Dr. Rachell N. Anderson
Have you ever watched children struggle, with fierce tenacity, to learn to tie their shoes or ride a bike-showing “I can do this myself.” It’s amazing and frustrating to watch. Most of us would rather just do it for them. It’s easier, faster and we adults will do it right.
Then there’s the opposite; children who cry, whine, withdraw from things and, in general, display the attitude “I know I’ll fail, so I won’t try” and those who have adapted an “I don’t care” attitude are all headed for failure. The contrast between the two kinds of behaviors is mind boggling. Most parents would prefer the child in the first example.
Some children become so discouraged they simply give up. Rather than compete with other kids, they “check Out” at school and at home. Rather than disappoint themselves and the adults in their lives, they build a wall of silence.
This is the forth mistaken goal of misbehavior children acquire in their struggle to belong. All children want love and acceptance. They want to fit in and to stand out. If they believe they are unable to accomplish this, they may give up and isolate themselves from others. By withdrawing, they are seeking emotional protection while avoiding failure and rejection.
Two themes in parenting must be considered in working with these children; Parents who expect too little and parents who expect too much.
Parents who expect too little or overprotect don’t push their children to do their best, don’t encourage them to take reasonable chances, or do what is required of them especially if it’s difficult. Parents who overprotect, expect too little of children, and do for them what they can logically do for themselves are giving the underlying message that the child is incapable, dumb, helpless and innately fragile.
The other side of the coin is when parents expect more than their children are developmentally capable. A body of research found this occurs frequently in America. Parents overestimate children’s abilities for self control, to stay on task, to persevere, to be consistent, to get along socially. Too, research shows that when parents have expectations beyond children’s abilities, they judge and punish their children according to their expectations.
When parents expectations go beyond their child’s abilities, it’s discouraging and produces an unnecessary sense of failure. It natural for a 2 year olds to get upset when they don’t get what they want and it’s too much to expect them to clean their rooms. But she or he can help. Three year get upset with change in the routine. Four year olds demand to be the center of attention. Six year olds are self conscious and rarely show consistent focus. These are developmentally appropriate behaviors. Teaching about appropriate reaction rather than punishment is more productive.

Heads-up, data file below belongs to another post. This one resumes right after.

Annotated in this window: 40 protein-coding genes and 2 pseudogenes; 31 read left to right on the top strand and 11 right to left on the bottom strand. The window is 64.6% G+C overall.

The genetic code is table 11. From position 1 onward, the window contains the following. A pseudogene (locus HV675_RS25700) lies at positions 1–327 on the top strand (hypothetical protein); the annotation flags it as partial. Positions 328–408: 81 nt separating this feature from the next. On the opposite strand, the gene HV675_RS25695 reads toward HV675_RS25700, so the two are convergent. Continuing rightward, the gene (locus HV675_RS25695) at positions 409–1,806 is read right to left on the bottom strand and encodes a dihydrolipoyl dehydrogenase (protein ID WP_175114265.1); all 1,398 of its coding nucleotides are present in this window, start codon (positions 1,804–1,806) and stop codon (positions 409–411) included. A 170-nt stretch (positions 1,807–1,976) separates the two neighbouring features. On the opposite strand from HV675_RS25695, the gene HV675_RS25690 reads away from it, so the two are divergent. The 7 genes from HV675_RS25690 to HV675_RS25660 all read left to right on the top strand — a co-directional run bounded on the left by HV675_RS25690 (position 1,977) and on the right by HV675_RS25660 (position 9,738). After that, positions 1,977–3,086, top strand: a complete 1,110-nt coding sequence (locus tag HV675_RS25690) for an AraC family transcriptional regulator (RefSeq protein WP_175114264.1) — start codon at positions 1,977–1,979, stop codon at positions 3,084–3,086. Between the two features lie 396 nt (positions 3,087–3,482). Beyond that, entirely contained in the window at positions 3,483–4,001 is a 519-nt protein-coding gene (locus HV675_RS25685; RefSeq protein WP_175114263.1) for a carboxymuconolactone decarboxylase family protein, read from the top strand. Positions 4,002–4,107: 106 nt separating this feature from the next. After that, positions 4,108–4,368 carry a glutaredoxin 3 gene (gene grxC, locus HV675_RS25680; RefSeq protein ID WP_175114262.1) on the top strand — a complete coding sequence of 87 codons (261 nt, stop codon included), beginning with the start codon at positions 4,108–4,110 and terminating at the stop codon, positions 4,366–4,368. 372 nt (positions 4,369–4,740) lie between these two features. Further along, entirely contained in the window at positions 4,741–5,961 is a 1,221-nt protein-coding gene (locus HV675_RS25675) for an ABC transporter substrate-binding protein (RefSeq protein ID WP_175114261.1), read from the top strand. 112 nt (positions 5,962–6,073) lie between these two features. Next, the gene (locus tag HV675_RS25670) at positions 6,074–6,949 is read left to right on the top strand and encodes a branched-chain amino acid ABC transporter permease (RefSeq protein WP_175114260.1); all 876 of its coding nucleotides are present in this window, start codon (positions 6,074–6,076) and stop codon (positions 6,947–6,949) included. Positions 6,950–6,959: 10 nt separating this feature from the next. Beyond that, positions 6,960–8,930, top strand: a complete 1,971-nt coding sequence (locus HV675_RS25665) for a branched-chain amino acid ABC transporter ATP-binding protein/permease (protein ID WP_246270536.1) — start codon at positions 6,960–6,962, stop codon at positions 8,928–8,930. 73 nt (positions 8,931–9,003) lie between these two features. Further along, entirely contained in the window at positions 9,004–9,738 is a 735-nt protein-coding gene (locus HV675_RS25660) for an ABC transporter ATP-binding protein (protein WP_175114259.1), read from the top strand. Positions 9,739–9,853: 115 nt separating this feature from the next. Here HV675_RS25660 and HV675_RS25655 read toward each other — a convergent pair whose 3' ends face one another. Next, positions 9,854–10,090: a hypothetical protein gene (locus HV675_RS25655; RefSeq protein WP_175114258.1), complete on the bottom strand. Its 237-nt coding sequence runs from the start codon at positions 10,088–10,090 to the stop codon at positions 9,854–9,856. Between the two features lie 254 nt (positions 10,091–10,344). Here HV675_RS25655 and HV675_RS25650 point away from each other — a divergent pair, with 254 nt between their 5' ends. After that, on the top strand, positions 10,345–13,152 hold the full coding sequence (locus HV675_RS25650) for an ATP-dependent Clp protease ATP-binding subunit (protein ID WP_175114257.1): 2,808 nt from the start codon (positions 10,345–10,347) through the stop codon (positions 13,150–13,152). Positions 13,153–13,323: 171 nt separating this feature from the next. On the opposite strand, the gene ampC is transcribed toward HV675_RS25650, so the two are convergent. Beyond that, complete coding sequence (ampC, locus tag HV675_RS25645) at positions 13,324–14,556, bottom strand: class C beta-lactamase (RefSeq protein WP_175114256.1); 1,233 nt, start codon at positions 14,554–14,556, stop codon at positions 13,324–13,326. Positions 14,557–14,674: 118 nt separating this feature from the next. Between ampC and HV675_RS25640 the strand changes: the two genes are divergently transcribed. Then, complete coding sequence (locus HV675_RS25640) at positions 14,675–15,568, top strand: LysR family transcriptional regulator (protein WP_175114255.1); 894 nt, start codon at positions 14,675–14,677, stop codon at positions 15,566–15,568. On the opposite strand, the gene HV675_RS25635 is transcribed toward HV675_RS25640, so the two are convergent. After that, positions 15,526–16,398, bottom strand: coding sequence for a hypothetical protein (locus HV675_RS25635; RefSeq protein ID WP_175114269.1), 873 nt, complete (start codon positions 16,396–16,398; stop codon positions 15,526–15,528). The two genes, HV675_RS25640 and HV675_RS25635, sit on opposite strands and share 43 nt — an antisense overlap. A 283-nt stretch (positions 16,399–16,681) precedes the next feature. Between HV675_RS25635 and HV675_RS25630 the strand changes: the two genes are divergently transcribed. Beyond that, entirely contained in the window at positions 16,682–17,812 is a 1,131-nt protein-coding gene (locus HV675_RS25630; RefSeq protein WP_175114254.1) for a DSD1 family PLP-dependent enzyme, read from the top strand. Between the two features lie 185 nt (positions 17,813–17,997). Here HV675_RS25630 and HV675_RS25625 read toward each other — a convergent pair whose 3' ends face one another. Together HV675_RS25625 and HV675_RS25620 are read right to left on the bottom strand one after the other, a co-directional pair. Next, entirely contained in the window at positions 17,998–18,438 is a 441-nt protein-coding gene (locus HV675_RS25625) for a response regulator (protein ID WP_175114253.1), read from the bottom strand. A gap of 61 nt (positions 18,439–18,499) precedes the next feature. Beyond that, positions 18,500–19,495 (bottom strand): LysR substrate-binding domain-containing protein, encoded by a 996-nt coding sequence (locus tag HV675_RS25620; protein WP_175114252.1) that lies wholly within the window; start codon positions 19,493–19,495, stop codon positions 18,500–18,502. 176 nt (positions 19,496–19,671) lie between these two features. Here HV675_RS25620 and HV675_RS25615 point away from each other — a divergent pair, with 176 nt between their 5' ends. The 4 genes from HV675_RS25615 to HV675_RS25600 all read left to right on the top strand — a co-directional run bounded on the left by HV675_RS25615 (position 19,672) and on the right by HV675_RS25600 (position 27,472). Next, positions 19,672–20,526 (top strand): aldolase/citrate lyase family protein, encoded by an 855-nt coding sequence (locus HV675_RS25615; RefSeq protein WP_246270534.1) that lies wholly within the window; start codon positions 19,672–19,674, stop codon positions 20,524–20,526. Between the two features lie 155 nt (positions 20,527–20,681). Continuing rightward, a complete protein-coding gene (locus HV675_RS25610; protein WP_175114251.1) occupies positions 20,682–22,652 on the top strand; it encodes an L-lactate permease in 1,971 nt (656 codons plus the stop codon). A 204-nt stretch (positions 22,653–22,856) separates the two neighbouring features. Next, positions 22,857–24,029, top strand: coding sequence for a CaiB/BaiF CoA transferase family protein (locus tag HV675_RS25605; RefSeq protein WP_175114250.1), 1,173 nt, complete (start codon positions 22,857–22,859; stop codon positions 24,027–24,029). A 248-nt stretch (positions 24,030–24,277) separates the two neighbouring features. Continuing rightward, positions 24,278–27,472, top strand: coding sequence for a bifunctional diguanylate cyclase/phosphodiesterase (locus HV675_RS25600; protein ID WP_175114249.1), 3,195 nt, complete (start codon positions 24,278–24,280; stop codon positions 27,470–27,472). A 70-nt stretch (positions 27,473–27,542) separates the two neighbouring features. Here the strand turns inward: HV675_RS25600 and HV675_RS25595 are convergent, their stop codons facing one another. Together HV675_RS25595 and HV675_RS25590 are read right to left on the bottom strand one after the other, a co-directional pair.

If parents look closely at the crying, whining, giving up and emotionally isolating child, there is likely to be a thread of hostility. Dependency produces hostility. Deep down, children desperately want to achieve success. They are competitive, ambitious, and yes, afraid.
They desperately want to achieve and succeed. They have, however, created (or accepted unrealistic standards imposed by others) unreasonable goals for themselves that they can't possibly accomplish. And they're afraid to take risks and try, because others might discover just how inadequate they are. It's easier just to check out. Does this sound familiar?
What’s a parent to do?
1. Encouragement is the key to effective parenting. Encouragement is quite different from praise however and parents would be wise to learn the distinction. Praise focuses on the child (You are a good kid) while encouragement focuses on the behavior (You sure worked hard on that science project). Encouragement focuses on the effort rather than the results. Encouragement addresses the child’s experience but praise addresses the adult’s feelings.
2. Have clear family rules that all must follow. Make sure the rules are clear and the child understands them. Be consistent. It makes children feel safe. Mixed messages cause further anxiety and internal stress. Use clear, concise language. You can’t Do a Don’t so it’s important to state what you want them to do rather than what you don’t want them to do. Say, “Carry this with both hands”, rather than, “Don’t drop this”. In other words, instructions work better that criticism.
3. Give responsibility without babying the child. I need your help with this. Then pay attention to the effort, not just the result. “You sure worked hard on that. Thanks.
4. Express trust in the child’s abilities. "I know you can do this. You do a great job." The child needs to understand that everyone makes mistakes and no one is perfect. Say. "Lots of kids make that mistake, that's normal. You are so good at trying your best, I know you can get it. Here, I'll show you a little trick."
5. Avoid discouraging remarks such as, “Oh, just give it to me, I’ll do it for you” or “Hurry up!” Try to create a life that is less hectic so there it time for training.
With a consistent, clear message, children will rise to the expectation and be happier in the process.
When children and encouraged to try new things and persist with things they have not quite mastered. gain confidence in themselves and will learn to work until they succeed. Sometimes, it takes showing the child step by step what needs to be done, other times, it takes words of encouragement. No matter what the situation is, to encourage a child, you have to focus on the positive things.
When we encourage our children, we are showing them if they stay with it, their goals are within reach. In essence, we are helping to set a positive pattern for the rest of their lives.
© Rachell N. Anderson, Psy. D. March 26, 2013